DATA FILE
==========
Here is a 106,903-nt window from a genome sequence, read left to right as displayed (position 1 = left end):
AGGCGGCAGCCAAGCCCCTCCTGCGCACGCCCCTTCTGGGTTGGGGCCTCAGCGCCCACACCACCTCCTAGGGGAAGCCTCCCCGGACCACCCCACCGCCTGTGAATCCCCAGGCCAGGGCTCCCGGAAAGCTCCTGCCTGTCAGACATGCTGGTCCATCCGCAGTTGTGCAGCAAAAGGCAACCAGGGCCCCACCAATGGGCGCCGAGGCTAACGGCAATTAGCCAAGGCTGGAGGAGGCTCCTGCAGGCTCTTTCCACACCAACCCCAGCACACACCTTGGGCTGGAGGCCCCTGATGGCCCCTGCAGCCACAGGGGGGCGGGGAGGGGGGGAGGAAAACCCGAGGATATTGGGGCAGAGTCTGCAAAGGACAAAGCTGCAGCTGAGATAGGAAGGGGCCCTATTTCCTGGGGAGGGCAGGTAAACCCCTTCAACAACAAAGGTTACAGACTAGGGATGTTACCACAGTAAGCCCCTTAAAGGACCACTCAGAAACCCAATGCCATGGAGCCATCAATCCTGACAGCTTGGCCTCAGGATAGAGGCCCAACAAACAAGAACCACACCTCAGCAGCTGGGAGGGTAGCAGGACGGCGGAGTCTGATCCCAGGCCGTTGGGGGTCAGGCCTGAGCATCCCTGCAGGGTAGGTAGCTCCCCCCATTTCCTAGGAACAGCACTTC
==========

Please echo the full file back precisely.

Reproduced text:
Here is a 106,903-nt window from a genome sequence, read left to right as displayed (position 1 = left end):
AGGCGGCAGCCAAGCCCCTCCTGCGCACGCCCCTTCTGGGTTGGGGCCTCAGCGCCCACACCACCTCCTAGGGGAAGCCTCCCCGGACCACCCCACCGCCTGTGAATCCCCAGGCCAGGGCTCCCGGAAAGCTCCTGCCTGTCAGACATGCTGGTCCATCCGCAGTTGTGCAGCAAAAGGCAACCAGGGCCCCACCAATGGGCGCCGAGGCTAACGGCAATTAGCCAAGGCTGGAGGAGGCTCCTGCAGGCTCTTTCCACACCAACCCCAGCACACACCTTGGGCTGGAGGCCCCTGATGGCCCCTGCAGCCACAGGGGGGCGGGGAGGGGGGGAGGAAAACCCGAGGATATTGGGGCAGAGTCTGCAAAGGACAAAGCTGCAGCTGAGATAGGAAGGGGCCCTATTTCCTGGGGAGGGCAGGTAAACCCCTTCAACAACAAAGGTTACAGACTAGGGATGTTACCACAGTAAGCCCCTTAAAGGACCACTCAGAAACCCAATGCCATGGAGCCATCAATCCTGACAGCTTGGCCTCAGGATAGAGGCCCAACAAACAAGAACCACACCTCAGCAGCTGGGAGGGTAGCAGGACGGCGGAGTCTGATCCCAGGCCGTTGGGGGTCAGGCCTGAGCATCCCTGCAGGGTAGGTAGCTCCCCCCATTTCCTAGGAACAGCACTTC